People who donate are less affected by the legislation the further from the impact, Iseman said. “Today’s first-time donor sees this procedure as a regular process compared to those who donated five years ago and became disappointed in the drop of the deduction.”
While no average breakdown of figures exists for cars that could be valuable for the deduction seekers, Iseman estimates that around 10 percent produce a certain value. The per vehicle average is up from previous years, partly because Kidney Cars markets to affluent donors. “We’re also taking advantage of the lesser cars by not losing money. We’re making $70 to $100 on each vehicle net,” he said.
Almost half the vehicles Kidney Cars receives have been with their owners for more than eight years. To improve the nonprofit’s take, Iseman said there’s been a marketing effort to attract newer cars.
Kidney’s success comes primarily through the Internet. The car program revised the site to attract people searching for cars. Kidney also partnered with organizations, such as carsoup.com. “We’ve found that the online donated vehicle is worth 14.7 percent more than the usual,” he said.
Other groups don’t share the upbeat view of Kidney Cars. This time of year would usually see 40,000 to 60,000 cars a month moving to the Cancer Fund of America in Knoxville, Tenn. That figure is down to about 20,000 a month.
Ever since the legislation, things have gotten a lot tougher, said James T. Reynolds II, director of fundraising. He attributes 70 percent of the drop to the selling price rule. The balance he calls a result of, “the maturing of the approach as a fundraising outlet.”
The income was 20 percent of the organization’s net monthly revenue. The drop to about 10 percent meant the nonprofit had to engage in other fundraising techniques.”Only around 5 percent take a deduction because of the limited number of decent cars,” he said. “With 95 percent, we just break even, maybe bringing in $50 to $100 a car.”
With a slide in revenue, an organization doesn’t need extra costs for the program. Many nonprofits deal with vendors to handle the collection and processing of the cars. This saves time and work for the organization, but also decreases the income.
“We calculate on a 50-50 split with the Vehicle Donation Processing Center and with Car Program we obtain a 70-30 split,” Reynolds said. The 70-percent split from Car Program sounds good, but Reynolds has to handle advertising. He tries to work with free presses around the country and free radio. But he also deals with daily newspapers especially in high-population markets.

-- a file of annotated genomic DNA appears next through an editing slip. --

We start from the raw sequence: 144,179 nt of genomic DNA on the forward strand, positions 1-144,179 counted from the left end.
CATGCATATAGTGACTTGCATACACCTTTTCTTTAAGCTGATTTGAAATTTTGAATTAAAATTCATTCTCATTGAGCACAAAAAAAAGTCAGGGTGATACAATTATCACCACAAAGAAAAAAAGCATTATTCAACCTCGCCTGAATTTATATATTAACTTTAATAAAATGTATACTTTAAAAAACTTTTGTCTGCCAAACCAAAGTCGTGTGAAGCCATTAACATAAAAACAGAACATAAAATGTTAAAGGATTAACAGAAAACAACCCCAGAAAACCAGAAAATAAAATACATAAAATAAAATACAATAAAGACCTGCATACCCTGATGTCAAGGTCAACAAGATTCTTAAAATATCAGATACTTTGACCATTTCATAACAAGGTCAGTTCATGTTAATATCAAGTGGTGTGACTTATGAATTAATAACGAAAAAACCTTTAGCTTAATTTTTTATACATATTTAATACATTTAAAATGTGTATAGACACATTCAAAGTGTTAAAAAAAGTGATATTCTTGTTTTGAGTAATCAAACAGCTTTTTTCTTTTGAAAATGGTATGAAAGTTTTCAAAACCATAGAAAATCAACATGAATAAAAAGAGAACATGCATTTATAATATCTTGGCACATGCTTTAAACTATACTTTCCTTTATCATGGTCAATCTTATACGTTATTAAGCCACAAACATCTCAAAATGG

“We’re thankful to still be around, but right now we’re just plodding along,” he said. “Hopefully things will pick up, otherwise we’ll end up having to cut program services or overhead.”
According to Kidney Cars’s Iseman,”Many car programs don’t have a position to oversee and monitor the price of the vehicle sold at the auction or to put pressure on the auction for more money on cars. I also concentrate on minor upgrades that result in higher prices for the cars.”
One such example is replacing an inadequate battery. “An upgrade could be $60 to $100, but could add $200 to $800 on the sale price,” he said. “The car changes from a non-running vehicle to a running one.”
Management also puts pressure on recyclers to obtain more volume per car. “We get more money per vehicle after the legislation, in part, because of the increase of the price of steel,” he said. “And we reduced our costs by towing from shorter distances — vendors don’t necessarily have a person representing the charity who works full time for the charity.” Despite the downslide since 2004, Iseman expects either an upswing or the present level to continue. “I think car donations are still a good option for people to help the organization,” he said. “But I’m not betting on changes in Congress — they’re dealing with bigger issues.” NPT